Picture_003From there we followed the roads up past Glendale, Frazier Farm to Gaines’s Mill and Cold Harbor where we took short walks on both battlefields.  From there we drove to the Virginia Historical Society so Giuseppe could pick up some research material that he had copied and from there we made our way over to Carey Street for coffee and dinner.  We talked for hours about our common interest and spent considerable time talking about the influence of the Lost Cause on our respective perspectives.  For Giuseppe the influence is apparent from the first word.  He is absolutely enamored with Confederate generals and considers them to be both morally and militarily superior to their Union counterparts.  He is heavily influenced by the work of D.S. Freeman and films such as Gettysburg and Gods and Generals; however, at the same time he admires the recent scholarship of Gary Gallagher which questions the veracity of much of this traditional view.  I appreciated Giuseppe’s willingness to allow me to probe his thinking and he was very forthcoming.  The most interesting aspect of all of this is that Giuseppe clearly understands that his influences are relatively narrow and have been shaped by the nature of the literature that he was exposed to at an early age.  I was surprised to learn that he sees the war in strictly economic terms and even more surprised by a comment about the supposed loyalty of slaves to the Confederacy.  I did not pursue the latter point with much force.  The conversation highlighted for me the pervasiveness of certain assumptions about the Civil War.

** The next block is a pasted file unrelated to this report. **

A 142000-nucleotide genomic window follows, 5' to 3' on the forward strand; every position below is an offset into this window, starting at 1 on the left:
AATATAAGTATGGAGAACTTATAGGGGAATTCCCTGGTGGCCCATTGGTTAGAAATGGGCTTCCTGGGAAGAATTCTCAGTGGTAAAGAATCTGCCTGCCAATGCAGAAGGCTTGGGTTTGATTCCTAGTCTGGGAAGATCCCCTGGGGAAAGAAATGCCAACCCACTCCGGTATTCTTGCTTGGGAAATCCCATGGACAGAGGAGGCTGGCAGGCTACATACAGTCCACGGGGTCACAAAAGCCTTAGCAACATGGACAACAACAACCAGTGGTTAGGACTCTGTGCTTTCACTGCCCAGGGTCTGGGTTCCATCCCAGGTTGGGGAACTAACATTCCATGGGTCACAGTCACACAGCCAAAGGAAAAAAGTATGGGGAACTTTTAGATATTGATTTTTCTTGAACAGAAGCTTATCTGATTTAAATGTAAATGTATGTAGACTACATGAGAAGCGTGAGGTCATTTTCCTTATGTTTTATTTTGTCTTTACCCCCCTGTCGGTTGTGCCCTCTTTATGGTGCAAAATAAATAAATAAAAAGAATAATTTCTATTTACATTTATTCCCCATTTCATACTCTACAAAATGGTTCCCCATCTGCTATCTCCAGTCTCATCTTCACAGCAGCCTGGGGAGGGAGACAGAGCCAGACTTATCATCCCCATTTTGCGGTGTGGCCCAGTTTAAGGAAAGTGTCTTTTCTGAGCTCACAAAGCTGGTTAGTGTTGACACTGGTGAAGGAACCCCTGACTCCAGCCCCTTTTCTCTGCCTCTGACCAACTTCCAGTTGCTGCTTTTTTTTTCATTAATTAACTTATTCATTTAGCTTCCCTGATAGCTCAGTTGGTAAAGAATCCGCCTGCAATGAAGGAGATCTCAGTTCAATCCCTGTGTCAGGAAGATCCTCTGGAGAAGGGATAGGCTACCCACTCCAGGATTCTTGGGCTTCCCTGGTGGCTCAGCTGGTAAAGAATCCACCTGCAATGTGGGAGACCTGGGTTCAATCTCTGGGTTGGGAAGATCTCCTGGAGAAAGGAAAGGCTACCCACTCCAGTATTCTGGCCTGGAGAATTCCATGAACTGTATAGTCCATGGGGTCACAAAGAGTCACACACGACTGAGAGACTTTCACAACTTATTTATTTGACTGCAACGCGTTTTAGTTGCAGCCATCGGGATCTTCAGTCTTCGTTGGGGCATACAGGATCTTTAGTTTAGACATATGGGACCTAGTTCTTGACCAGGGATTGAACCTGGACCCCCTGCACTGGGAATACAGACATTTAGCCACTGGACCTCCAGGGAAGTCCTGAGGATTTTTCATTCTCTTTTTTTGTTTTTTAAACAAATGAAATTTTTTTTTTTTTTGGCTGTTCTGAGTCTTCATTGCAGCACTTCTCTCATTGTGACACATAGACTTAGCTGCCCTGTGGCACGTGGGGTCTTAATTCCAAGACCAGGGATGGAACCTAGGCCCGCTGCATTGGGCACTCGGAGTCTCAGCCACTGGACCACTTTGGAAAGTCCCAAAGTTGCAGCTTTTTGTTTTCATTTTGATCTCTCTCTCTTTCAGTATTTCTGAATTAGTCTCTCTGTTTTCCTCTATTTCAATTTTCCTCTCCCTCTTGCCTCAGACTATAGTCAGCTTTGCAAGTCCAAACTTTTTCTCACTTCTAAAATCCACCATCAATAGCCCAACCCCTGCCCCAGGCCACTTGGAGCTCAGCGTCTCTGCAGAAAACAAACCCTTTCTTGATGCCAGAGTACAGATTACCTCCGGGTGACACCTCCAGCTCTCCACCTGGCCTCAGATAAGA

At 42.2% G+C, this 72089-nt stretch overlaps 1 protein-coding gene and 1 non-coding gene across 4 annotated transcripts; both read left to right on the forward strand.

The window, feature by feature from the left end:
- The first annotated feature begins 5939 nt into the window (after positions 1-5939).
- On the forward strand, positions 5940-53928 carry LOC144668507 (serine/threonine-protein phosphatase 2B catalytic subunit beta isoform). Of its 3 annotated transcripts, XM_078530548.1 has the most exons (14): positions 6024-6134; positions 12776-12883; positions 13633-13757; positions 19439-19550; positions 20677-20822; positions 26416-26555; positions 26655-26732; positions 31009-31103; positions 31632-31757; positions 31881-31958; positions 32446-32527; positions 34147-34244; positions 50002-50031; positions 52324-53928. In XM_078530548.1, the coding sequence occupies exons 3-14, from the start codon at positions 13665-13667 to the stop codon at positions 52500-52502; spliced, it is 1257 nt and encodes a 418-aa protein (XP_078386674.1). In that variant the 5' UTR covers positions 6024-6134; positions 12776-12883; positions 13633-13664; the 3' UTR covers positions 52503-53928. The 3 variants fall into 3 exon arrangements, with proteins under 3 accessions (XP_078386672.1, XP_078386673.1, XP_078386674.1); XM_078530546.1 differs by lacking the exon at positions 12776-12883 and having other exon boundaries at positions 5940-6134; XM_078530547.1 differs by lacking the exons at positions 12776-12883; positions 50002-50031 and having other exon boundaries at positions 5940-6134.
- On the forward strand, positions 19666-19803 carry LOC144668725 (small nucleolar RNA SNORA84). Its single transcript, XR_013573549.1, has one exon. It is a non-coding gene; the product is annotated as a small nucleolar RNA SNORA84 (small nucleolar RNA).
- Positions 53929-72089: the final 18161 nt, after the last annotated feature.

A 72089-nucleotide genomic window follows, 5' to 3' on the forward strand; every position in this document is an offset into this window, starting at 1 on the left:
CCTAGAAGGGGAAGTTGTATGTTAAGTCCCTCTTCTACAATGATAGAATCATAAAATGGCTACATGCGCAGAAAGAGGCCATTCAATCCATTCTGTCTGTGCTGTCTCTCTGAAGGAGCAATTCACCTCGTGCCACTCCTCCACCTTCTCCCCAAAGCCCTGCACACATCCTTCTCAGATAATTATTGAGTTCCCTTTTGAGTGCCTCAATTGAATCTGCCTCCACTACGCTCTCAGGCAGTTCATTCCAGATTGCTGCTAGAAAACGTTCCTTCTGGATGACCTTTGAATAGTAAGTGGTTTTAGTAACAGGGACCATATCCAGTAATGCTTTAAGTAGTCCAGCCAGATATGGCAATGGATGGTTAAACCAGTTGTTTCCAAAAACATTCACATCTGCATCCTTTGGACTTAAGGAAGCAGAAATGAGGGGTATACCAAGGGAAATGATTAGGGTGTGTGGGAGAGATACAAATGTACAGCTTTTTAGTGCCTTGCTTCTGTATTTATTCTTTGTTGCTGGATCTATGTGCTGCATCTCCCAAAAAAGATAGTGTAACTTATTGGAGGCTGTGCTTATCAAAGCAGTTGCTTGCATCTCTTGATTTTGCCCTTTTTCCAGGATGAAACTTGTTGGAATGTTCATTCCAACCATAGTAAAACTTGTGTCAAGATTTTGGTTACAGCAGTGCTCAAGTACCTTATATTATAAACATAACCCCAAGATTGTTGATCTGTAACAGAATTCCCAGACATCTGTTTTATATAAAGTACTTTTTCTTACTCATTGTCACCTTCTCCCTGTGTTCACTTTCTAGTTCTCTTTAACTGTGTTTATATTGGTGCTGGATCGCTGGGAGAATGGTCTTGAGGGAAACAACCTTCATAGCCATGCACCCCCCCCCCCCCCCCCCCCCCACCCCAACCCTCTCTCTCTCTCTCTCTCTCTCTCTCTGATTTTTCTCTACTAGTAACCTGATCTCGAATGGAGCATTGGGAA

I was also interested to hear Giuseppe place his interest in the minutia of Civil War battlefields in broader context.  He pointed out that very few Europeans have such an interest in reference to their own battlefields.  They are much more interested in the broader political and economic issues that are both the cause and consequences of war.  This is more evidence that our own fascination with such details is more culturally specific to Americans than we would like to admit.    There is nothing wrong with this, but it does point to the question of why.  And no, just because you enjoy it is not a satisfactory answer.